Please welcome today’s guest poster, the lovely Robyn from MrsDPlus3. Robyn and her family have just celebrated three years of living here in Sydney. They have found lots of great spots to visit, and here is one of them:
Camping At The Basin up on Pittwater, a wonderful spot for family camping or just for a gorgeous day trip.
Take it away Robyn….
The only way I can describe The Basin is to call it the ‘Jewel of the Pittwater’, or Sydney’s best kept secret. At only 38.8 km from the Sydney, it is one of the most idyllic and spectacularly beautiful escapes from city life.
It is picture perfect with crystal clear, turquoise water, white boats bobbing up and down and a secret lagoon perfect for swimming.
Image source: Dept of Enviroment + Heritage
How to get there
There is no vehicle access to the Basin, which is very important to remember when packing for a camping trip, as you can only take with you what you can carry!!!
You can either park at North Head and take a short (2.8km) walk on a dirt track to the campsite, or you can catch a water taxi or ferry from Palm Beach Wharf.
The ferry departs on the hour every day between 9am and 5pm. The walk into the basin has a very steep decent at the end making it not very easy to carry camping gear unless you are wearing a backpack.
I personally think the ferry is the best option as it has such gorgeous views of the Pittwater and it’s really quite fun, so well worth it in my books. It is also super easy to take all your camping gear on board (or just a picnic basket and your bathers if you’re a day tripper) and it only takes about 20 minutes to get there. You could get a private water taxi but this is a much more expensive option. You can find out more information about ferry times and prices here.
There is limited wheelchair access and assistance if required, but is only available on the ferry.
Kids At The Basin
The Basin is perfectly safe for kids, although like anywhere with water, children must be supervised at all times. The inland lagoon has lots of shade to relax under and the water is crystal clear.
Snorkelling is a must for kids, as there are hundreds of tiny little fish to see as well as several big starfish and some little (harmless) jellyfish. The water is also quite shallow for some way out, so perfect for swimming and playing on inflatable toys.
You could even try your hand at stand up paddle boarding if you can manage to carry that over on the ferry with you.
The local wildlife is pretty impressive too with many cute wallabies hopping around minding their own business, as well as some very friendly kookaburras.
Watch out for the goanna’s though, as they are quite large and like to causally wander around in-between the tents in the campsite, giving many a camper (like me) a big fright!!
Camping (Booking and Prices)
If you’re a day tripper do make sure that you check the times of the last ferry home to make sure you don’t miss it. If you decide to camp then it is advisable to book in advance, as it can get busy, especially in the summer months. However this is not a bad thing and it never feels over crowded and there is a great atmosphere amongst the campers. You can book online here or you could just telephone 13000 72757 and book directly.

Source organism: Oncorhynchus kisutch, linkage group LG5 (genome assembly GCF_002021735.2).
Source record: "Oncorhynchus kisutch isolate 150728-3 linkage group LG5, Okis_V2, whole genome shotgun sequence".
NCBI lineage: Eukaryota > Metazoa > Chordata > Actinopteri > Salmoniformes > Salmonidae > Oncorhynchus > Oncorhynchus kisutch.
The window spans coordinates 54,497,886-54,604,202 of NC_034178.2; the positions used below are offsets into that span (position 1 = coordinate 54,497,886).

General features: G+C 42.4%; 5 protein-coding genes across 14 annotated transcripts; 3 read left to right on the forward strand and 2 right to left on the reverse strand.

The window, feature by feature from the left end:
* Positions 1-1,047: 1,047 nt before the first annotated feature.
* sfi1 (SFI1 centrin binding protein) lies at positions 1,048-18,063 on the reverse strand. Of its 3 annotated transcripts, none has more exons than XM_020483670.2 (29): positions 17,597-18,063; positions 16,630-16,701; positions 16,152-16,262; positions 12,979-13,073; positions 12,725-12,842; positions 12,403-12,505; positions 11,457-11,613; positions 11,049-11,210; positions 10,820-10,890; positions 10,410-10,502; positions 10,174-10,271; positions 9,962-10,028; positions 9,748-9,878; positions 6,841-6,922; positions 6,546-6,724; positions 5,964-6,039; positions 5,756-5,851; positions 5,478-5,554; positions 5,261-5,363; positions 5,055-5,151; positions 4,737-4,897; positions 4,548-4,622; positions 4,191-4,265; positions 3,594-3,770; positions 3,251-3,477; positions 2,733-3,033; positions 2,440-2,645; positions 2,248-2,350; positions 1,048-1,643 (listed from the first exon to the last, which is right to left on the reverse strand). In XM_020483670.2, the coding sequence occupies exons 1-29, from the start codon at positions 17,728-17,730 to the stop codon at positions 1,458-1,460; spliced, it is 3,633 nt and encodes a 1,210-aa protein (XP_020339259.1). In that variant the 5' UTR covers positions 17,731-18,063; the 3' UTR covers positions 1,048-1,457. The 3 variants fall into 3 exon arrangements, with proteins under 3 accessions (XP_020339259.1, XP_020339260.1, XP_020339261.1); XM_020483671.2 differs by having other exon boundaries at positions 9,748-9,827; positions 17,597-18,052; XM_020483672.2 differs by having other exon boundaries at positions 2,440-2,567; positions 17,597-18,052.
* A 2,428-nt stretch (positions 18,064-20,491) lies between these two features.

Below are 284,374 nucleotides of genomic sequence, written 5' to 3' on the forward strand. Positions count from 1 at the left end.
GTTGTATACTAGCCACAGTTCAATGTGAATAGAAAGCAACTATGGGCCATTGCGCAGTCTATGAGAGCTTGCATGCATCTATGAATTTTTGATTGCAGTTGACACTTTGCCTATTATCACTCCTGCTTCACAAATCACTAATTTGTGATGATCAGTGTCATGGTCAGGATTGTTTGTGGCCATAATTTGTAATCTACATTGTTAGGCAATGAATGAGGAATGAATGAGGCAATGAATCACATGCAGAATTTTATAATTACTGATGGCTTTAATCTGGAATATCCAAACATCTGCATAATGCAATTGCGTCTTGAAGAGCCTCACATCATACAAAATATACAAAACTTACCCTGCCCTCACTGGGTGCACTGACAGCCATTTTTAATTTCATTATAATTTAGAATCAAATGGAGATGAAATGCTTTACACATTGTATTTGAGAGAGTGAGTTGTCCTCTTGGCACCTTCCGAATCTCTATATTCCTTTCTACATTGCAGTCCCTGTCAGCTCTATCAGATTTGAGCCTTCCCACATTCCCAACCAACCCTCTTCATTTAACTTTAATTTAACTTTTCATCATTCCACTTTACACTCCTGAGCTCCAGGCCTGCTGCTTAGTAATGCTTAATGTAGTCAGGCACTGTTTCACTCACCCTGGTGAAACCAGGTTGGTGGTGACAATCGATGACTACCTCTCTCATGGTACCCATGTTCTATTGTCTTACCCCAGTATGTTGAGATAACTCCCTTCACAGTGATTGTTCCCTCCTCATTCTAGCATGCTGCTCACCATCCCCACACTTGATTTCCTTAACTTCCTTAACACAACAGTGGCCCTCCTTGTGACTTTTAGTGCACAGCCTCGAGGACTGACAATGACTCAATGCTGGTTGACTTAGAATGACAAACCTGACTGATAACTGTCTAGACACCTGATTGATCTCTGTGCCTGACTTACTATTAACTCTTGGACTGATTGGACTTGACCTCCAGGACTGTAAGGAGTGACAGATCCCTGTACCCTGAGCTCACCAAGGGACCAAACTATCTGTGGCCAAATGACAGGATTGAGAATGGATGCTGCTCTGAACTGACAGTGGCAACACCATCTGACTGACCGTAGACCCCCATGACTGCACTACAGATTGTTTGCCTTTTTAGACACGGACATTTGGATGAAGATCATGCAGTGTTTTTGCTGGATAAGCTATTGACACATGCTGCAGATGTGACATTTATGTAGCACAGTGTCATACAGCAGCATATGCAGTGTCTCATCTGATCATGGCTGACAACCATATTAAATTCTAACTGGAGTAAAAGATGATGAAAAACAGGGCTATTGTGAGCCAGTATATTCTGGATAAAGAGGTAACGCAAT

Camping costs are actually very reasonable at:
$28 per night for 2 adults
$14 per night per (additional) adult over 16
$7 per night per child (under 15)
Children under 5 are FREE
If you’re just popping in for a day visit there is a landing fee of $3 per adult and $2 per child.
I thought the campsite on the whole was really well maintained and equipped and had almost everything you might need. There is lots of green grass to pitch your tent with plenty of trees and shade around. It can accommodate up to 400 people and there is even a friendly ranger who is there at night to keep an eye on everything too. Unfortunately there is no hot water but that’s not really a problem in the hot summer months as most people only stay a night or two, or you could (like me) avoid that cold shower altogether!!
- There is an amenities block with flushing toilets and showers (cold ones). There is also a wheelchair accessible toilet.
- Several gas/electric BBQ’s, with beautiful views out over the water.
- A wood fire BBQ (which does need to be booked on the day) with firewood supplied.
- Several picnic tables
- Drinking water
- A public phone
- Ice is sold at certain times of the day
- Beechwood Cottage is an historic property near the campsite, which can be pre-booked for functions.
If you haven’t already paid a visit to The Basin whist in Sydney I highly recommend you put it on your list of places to see. You won’t be disappointed.
Thanks so much Robyn, for sharing your family’s experiences. Now, do pop over to visit Robyn on her blog MrsDPlus3.
Robyn’s going camping again over the Easter holidays so lets all wish her dry weather and sleep-filled nights.
I haven’t been to the Basin for years, my twins have never been. We need to get up there!
If you love camping, this is the post for you:
Have you camped at The Basin?
What’s your family’s favourite camp site?
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